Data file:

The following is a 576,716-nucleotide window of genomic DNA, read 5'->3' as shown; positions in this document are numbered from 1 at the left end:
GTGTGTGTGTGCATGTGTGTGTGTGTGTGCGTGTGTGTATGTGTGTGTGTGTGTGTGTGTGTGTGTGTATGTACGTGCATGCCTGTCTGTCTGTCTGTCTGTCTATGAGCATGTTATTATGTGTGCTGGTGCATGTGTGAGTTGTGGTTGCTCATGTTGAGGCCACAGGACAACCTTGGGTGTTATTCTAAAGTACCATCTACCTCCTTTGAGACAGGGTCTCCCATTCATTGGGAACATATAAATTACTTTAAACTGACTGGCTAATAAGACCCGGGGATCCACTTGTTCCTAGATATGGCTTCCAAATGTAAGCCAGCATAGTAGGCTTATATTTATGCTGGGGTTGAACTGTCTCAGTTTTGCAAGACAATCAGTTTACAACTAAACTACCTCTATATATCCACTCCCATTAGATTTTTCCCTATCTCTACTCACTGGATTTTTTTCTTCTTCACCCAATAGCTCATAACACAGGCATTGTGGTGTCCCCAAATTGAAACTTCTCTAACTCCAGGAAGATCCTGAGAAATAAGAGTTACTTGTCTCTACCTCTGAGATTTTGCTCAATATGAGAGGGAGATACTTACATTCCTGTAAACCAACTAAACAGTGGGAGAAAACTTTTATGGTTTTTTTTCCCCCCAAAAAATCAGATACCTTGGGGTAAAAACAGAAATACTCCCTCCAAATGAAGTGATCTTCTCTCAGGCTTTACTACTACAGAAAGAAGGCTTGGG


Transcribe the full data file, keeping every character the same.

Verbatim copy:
The following is a 576,716-nucleotide window of genomic DNA, read 5'->3' as shown; positions in this document are numbered from 1 at the left end:
GTGTGTGTGTGCATGTGTGTGTGTGTGTGCGTGTGTGTATGTGTGTGTGTGTGTGTGTGTGTGTGTGTATGTACGTGCATGCCTGTCTGTCTGTCTGTCTGTCTATGAGCATGTTATTATGTGTGCTGGTGCATGTGTGAGTTGTGGTTGCTCATGTTGAGGCCACAGGACAACCTTGGGTGTTATTCTAAAGTACCATCTACCTCCTTTGAGACAGGGTCTCCCATTCATTGGGAACATATAAATTACTTTAAACTGACTGGCTAATAAGACCCGGGGATCCACTTGTTCCTAGATATGGCTTCCAAATGTAAGCCAGCATAGTAGGCTTATATTTATGCTGGGGTTGAACTGTCTCAGTTTTGCAAGACAATCAGTTTACAACTAAACTACCTCTATATATCCACTCCCATTAGATTTTTCCCTATCTCTACTCACTGGATTTTTTTCTTCTTCACCCAATAGCTCATAACACAGGCATTGTGGTGTCCCCAAATTGAAACTTCTCTAACTCCAGGAAGATCCTGAGAAATAAGAGTTACTTGTCTCTACCTCTGAGATTTTGCTCAATATGAGAGGGAGATACTTACATTCCTGTAAACCAACTAAACAGTGGGAGAAAACTTTTATGGTTTTTTTTCCCCCCAAAAAATCAGATACCTTGGGGTAAAAACAGAAATACTCCCTCCAAATGAAGTGATCTTCTCTCAGGCTTTACTACTACAGAAAGAAGGCTTGGG